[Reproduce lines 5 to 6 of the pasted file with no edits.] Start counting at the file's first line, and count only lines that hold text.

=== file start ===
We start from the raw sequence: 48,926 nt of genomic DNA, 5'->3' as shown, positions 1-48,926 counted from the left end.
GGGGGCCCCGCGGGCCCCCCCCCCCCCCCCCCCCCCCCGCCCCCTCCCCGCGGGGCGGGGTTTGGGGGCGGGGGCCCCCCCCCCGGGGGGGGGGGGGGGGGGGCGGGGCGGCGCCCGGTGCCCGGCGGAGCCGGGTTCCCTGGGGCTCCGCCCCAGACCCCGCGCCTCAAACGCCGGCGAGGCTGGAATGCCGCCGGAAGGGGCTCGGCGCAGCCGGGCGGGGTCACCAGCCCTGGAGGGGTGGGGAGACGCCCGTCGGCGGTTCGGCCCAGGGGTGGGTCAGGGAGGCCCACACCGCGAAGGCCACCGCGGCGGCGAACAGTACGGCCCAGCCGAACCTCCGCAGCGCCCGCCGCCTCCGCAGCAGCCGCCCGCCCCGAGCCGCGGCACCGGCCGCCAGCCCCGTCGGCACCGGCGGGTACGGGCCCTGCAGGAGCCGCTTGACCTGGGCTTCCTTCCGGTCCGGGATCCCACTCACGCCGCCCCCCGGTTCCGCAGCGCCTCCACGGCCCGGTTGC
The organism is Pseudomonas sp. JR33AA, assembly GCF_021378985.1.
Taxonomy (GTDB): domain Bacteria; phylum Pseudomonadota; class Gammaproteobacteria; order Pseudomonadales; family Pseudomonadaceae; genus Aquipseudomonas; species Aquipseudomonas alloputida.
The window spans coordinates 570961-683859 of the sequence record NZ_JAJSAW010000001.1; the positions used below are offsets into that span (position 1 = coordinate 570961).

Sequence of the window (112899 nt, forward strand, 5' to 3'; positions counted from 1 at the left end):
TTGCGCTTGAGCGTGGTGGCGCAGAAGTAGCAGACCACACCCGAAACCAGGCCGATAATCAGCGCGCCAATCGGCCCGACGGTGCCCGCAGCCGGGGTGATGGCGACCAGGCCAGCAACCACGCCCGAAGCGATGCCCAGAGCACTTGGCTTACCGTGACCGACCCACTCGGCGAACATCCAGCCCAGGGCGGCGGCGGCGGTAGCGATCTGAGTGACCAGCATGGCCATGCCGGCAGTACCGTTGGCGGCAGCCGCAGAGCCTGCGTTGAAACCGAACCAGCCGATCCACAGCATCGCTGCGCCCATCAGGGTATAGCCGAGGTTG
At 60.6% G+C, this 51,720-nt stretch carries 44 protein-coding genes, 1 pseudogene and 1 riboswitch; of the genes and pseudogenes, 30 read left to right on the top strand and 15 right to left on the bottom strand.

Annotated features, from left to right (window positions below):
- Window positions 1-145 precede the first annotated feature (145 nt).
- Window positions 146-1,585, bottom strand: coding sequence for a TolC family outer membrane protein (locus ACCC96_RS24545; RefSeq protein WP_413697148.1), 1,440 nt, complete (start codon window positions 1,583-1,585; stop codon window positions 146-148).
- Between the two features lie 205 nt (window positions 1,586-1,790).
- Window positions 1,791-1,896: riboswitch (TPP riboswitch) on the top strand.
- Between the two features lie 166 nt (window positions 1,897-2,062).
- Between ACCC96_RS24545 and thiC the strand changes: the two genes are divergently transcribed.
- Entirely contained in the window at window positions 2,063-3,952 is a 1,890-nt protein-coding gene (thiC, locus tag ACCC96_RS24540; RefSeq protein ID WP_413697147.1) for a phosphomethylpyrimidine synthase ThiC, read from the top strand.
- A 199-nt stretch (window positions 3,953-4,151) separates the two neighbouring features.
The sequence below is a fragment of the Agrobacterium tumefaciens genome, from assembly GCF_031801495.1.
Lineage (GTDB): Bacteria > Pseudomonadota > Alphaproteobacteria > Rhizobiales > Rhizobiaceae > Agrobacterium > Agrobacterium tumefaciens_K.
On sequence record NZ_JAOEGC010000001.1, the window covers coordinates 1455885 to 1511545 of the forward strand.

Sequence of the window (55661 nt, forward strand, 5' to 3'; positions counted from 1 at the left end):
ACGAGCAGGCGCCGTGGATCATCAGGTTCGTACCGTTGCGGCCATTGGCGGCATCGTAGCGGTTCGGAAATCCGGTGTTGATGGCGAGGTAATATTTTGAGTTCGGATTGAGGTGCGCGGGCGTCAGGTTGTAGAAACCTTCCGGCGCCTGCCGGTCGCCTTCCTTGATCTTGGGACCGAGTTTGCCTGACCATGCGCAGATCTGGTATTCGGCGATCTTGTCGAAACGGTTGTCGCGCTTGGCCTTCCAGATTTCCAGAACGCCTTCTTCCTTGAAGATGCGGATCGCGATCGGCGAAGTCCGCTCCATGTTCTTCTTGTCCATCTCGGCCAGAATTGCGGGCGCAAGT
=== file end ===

The window spans coordinates 570961-683859 of the sequence record NZ_JAJSAW010000001.1; the positions used below are offsets into that span (position 1 = coordinate 570961).

Sequence of the window (112899 nt, forward strand, 5' to 3'; positions counted from 1 at the left end):